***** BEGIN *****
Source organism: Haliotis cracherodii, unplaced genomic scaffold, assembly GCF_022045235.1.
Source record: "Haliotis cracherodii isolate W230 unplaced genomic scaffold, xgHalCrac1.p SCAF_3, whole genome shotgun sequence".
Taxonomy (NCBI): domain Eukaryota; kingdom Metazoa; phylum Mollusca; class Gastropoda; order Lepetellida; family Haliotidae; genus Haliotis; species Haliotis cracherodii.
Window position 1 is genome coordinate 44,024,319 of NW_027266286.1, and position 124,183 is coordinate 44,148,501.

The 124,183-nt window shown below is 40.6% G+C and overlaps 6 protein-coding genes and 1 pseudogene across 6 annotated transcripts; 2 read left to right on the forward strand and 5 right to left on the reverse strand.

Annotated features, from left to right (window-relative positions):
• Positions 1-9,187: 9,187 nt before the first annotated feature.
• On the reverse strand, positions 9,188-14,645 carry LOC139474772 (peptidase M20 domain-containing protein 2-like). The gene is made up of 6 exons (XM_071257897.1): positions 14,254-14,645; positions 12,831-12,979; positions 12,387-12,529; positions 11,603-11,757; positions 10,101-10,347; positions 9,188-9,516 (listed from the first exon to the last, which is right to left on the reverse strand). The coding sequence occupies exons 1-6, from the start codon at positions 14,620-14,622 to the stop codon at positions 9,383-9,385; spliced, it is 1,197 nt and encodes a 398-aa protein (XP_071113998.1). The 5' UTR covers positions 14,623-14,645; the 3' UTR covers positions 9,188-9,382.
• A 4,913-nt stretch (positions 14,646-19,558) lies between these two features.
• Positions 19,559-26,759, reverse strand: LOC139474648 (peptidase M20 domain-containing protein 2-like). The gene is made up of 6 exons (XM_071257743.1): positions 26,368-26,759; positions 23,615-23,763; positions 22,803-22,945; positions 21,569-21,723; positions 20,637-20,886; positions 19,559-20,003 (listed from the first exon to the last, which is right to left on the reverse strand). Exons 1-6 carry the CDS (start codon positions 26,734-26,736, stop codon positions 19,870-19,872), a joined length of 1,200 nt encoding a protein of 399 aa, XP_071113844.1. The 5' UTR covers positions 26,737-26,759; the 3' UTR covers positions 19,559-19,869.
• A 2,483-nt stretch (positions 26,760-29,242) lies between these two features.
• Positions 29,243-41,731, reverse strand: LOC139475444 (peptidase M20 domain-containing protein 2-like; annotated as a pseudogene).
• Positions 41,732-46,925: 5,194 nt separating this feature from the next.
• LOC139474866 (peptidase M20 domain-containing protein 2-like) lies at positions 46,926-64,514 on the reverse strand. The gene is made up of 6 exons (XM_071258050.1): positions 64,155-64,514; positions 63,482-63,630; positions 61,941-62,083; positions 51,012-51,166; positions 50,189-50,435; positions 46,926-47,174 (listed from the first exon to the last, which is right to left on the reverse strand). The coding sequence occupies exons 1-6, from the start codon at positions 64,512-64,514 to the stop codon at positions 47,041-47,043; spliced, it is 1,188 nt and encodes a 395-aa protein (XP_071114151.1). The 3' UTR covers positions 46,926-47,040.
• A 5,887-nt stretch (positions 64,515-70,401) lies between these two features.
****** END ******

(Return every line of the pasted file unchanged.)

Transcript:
Source organism: Haliotis cracherodii, unplaced genomic scaffold, assembly GCF_022045235.1.
Source record: "Haliotis cracherodii isolate W230 unplaced genomic scaffold, xgHalCrac1.p SCAF_3, whole genome shotgun sequence".
Taxonomy (NCBI): domain Eukaryota; kingdom Metazoa; phylum Mollusca; class Gastropoda; order Lepetellida; family Haliotidae; genus Haliotis; species Haliotis cracherodii.
Window position 1 is genome coordinate 44,024,319 of NW_027266286.1, and position 124,183 is coordinate 44,148,501.

The 124,183-nt window shown below is 40.6% G+C and overlaps 6 protein-coding genes and 1 pseudogene across 6 annotated transcripts; 2 read left to right on the forward strand and 5 right to left on the reverse strand.

Annotated features, from left to right (window-relative positions):
• Positions 1-9,187: 9,187 nt before the first annotated feature.
• On the reverse strand, positions 9,188-14,645 carry LOC139474772 (peptidase M20 domain-containing protein 2-like). The gene is made up of 6 exons (XM_071257897.1): positions 14,254-14,645; positions 12,831-12,979; positions 12,387-12,529; positions 11,603-11,757; positions 10,101-10,347; positions 9,188-9,516 (listed from the first exon to the last, which is right to left on the reverse strand). The coding sequence occupies exons 1-6, from the start codon at positions 14,620-14,622 to the stop codon at positions 9,383-9,385; spliced, it is 1,197 nt and encodes a 398-aa protein (XP_071113998.1). The 5' UTR covers positions 14,623-14,645; the 3' UTR covers positions 9,188-9,382.
• A 4,913-nt stretch (positions 14,646-19,558) lies between these two features.
• Positions 19,559-26,759, reverse strand: LOC139474648 (peptidase M20 domain-containing protein 2-like). The gene is made up of 6 exons (XM_071257743.1): positions 26,368-26,759; positions 23,615-23,763; positions 22,803-22,945; positions 21,569-21,723; positions 20,637-20,886; positions 19,559-20,003 (listed from the first exon to the last, which is right to left on the reverse strand). Exons 1-6 carry the CDS (start codon positions 26,734-26,736, stop codon positions 19,870-19,872), a joined length of 1,200 nt encoding a protein of 399 aa, XP_071113844.1. The 5' UTR covers positions 26,737-26,759; the 3' UTR covers positions 19,559-19,869.
• A 2,483-nt stretch (positions 26,760-29,242) lies between these two features.
• Positions 29,243-41,731, reverse strand: LOC139475444 (peptidase M20 domain-containing protein 2-like; annotated as a pseudogene).
• Positions 41,732-46,925: 5,194 nt separating this feature from the next.
• LOC139474866 (peptidase M20 domain-containing protein 2-like) lies at positions 46,926-64,514 on the reverse strand. The gene is made up of 6 exons (XM_071258050.1): positions 64,155-64,514; positions 63,482-63,630; positions 61,941-62,083; positions 51,012-51,166; positions 50,189-50,435; positions 46,926-47,174 (listed from the first exon to the last, which is right to left on the reverse strand). The coding sequence occupies exons 1-6, from the start codon at positions 64,512-64,514 to the stop codon at positions 47,041-47,043; spliced, it is 1,188 nt and encodes a 395-aa protein (XP_071114151.1). The 3' UTR covers positions 46,926-47,040.
• A 5,887-nt stretch (positions 64,515-70,401) lies between these two features.